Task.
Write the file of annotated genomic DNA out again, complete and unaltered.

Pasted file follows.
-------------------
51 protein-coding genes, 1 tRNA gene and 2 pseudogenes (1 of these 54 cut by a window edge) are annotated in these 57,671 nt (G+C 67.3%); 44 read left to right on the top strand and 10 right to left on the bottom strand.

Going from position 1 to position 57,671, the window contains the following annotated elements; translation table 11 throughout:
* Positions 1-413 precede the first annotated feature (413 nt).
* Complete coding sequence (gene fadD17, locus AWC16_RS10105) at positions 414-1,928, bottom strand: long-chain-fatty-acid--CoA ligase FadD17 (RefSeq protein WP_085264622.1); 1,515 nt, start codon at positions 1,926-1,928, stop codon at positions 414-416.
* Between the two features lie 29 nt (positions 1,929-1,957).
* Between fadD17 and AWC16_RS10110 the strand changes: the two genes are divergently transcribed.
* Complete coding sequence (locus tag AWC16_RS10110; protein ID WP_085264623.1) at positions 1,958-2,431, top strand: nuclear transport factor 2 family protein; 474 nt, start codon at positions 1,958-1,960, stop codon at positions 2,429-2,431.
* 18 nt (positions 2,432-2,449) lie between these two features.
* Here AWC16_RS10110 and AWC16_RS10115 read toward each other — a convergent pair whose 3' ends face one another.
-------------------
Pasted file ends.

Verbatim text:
51 protein-coding genes, 1 tRNA gene and 2 pseudogenes (1 of these 54 cut by a window edge) are annotated in these 57,671 nt (G+C 67.3%); 44 read left to right on the top strand and 10 right to left on the bottom strand.

Going from position 1 to position 57,671, the window contains the following annotated elements; translation table 11 throughout:
* Positions 1-413 precede the first annotated feature (413 nt).
* Complete coding sequence (gene fadD17, locus AWC16_RS10105) at positions 414-1,928, bottom strand: long-chain-fatty-acid--CoA ligase FadD17 (RefSeq protein WP_085264622.1); 1,515 nt, start codon at positions 1,926-1,928, stop codon at positions 414-416.
* Between the two features lie 29 nt (positions 1,929-1,957).
* Between fadD17 and AWC16_RS10110 the strand changes: the two genes are divergently transcribed.
* Complete coding sequence (locus tag AWC16_RS10110; protein ID WP_085264623.1) at positions 1,958-2,431, top strand: nuclear transport factor 2 family protein; 474 nt, start codon at positions 1,958-1,960, stop codon at positions 2,429-2,431.
* 18 nt (positions 2,432-2,449) lie between these two features.
* Here AWC16_RS10110 and AWC16_RS10115 read toward each other — a convergent pair whose 3' ends face one another.